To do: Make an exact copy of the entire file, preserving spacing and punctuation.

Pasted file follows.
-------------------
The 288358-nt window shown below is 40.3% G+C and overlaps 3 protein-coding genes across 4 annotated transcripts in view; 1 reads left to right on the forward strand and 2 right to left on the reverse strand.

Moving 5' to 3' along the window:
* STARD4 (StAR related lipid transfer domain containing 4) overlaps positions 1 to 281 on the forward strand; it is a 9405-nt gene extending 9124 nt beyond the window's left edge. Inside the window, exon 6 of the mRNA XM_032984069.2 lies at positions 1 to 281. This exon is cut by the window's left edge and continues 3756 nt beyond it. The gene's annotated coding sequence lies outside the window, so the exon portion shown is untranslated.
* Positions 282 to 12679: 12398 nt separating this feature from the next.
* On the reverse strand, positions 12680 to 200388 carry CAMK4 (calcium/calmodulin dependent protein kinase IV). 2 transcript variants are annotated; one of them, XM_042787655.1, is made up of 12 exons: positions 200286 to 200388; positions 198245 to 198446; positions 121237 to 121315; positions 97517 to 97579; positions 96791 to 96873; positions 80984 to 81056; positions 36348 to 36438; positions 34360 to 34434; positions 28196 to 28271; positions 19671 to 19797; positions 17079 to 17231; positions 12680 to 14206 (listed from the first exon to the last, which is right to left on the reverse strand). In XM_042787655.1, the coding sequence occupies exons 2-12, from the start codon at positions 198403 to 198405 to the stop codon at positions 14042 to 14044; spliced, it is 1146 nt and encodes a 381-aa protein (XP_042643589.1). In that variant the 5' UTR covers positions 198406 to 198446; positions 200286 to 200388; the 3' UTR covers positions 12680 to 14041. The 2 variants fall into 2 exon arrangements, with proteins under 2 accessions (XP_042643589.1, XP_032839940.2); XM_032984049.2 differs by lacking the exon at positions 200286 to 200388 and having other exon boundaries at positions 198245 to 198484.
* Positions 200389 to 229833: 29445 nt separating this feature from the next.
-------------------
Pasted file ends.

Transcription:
The 288358-nt window shown below is 40.3% G+C and overlaps 3 protein-coding genes across 4 annotated transcripts in view; 1 reads left to right on the forward strand and 2 right to left on the reverse strand.

Moving 5' to 3' along the window:
* STARD4 (StAR related lipid transfer domain containing 4) overlaps positions 1 to 281 on the forward strand; it is a 9405-nt gene extending 9124 nt beyond the window's left edge. Inside the window, exon 6 of the mRNA XM_032984069.2 lies at positions 1 to 281. This exon is cut by the window's left edge and continues 3756 nt beyond it. The gene's annotated coding sequence lies outside the window, so the exon portion shown is untranslated.
* Positions 282 to 12679: 12398 nt separating this feature from the next.
* On the reverse strand, positions 12680 to 200388 carry CAMK4 (calcium/calmodulin dependent protein kinase IV). 2 transcript variants are annotated; one of them, XM_042787655.1, is made up of 12 exons: positions 200286 to 200388; positions 198245 to 198446; positions 121237 to 121315; positions 97517 to 97579; positions 96791 to 96873; positions 80984 to 81056; positions 36348 to 36438; positions 34360 to 34434; positions 28196 to 28271; positions 19671 to 19797; positions 17079 to 17231; positions 12680 to 14206 (listed from the first exon to the last, which is right to left on the reverse strand). In XM_042787655.1, the coding sequence occupies exons 2-12, from the start codon at positions 198403 to 198405 to the stop codon at positions 14042 to 14044; spliced, it is 1146 nt and encodes a 381-aa protein (XP_042643589.1). In that variant the 5' UTR covers positions 198406 to 198446; positions 200286 to 200388; the 3' UTR covers positions 12680 to 14041. The 2 variants fall into 2 exon arrangements, with proteins under 2 accessions (XP_042643589.1, XP_032839940.2); XM_032984049.2 differs by lacking the exon at positions 200286 to 200388 and having other exon boundaries at positions 198245 to 198484.
* Positions 200389 to 229833: 29445 nt separating this feature from the next.